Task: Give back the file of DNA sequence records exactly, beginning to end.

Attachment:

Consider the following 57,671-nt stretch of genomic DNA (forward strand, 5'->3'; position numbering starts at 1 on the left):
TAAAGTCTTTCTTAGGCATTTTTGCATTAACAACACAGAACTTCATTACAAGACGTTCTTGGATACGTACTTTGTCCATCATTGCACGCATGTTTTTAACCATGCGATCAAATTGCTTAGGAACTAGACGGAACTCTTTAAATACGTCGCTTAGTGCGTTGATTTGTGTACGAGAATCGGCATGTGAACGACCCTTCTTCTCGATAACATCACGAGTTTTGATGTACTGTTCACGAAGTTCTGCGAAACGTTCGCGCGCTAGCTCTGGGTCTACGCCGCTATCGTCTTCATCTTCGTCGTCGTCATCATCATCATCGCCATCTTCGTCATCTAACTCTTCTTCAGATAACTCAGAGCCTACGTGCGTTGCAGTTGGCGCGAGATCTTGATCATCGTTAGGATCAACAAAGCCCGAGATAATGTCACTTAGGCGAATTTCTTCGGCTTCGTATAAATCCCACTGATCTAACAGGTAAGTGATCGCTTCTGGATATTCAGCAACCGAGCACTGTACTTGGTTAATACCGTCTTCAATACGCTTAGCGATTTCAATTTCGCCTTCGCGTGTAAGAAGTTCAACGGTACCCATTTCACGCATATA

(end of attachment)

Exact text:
Consider the following 57,671-nt stretch of genomic DNA (forward strand, 5'->3'; position numbering starts at 1 on the left):
TAAAGTCTTTCTTAGGCATTTTTGCATTAACAACACAGAACTTCATTACAAGACGTTCTTGGATACGTACTTTGTCCATCATTGCACGCATGTTTTTAACCATGCGATCAAATTGCTTAGGAACTAGACGGAACTCTTTAAATACGTCGCTTAGTGCGTTGATTTGTGTACGAGAATCGGCATGTGAACGACCCTTCTTCTCGATAACATCACGAGTTTTGATGTACTGTTCACGAAGTTCTGCGAAACGTTCGCGCGCTAGCTCTGGGTCTACGCCGCTATCGTCTTCATCTTCGTCGTCGTCATCATCATCATCGCCATCTTCGTCATCTAACTCTTCTTCAGATAACTCAGAGCCTACGTGCGTTGCAGTTGGCGCGAGATCTTGATCATCGTTAGGATCAACAAAGCCCGAGATAATGTCACTTAGGCGAATTTCTTCGGCTTCGTATAAATCCCACTGATCTAACAGGTAAGTGATCGCTTCTGGATATTCAGCAACCGAGCACTGTACTTGGTTAATACCGTCTTCAATACGCTTAGCGATTTCAATTTCGCCTTCGCGTGTAAGAAGTTCAACGGTACCCATTTCACGCATATA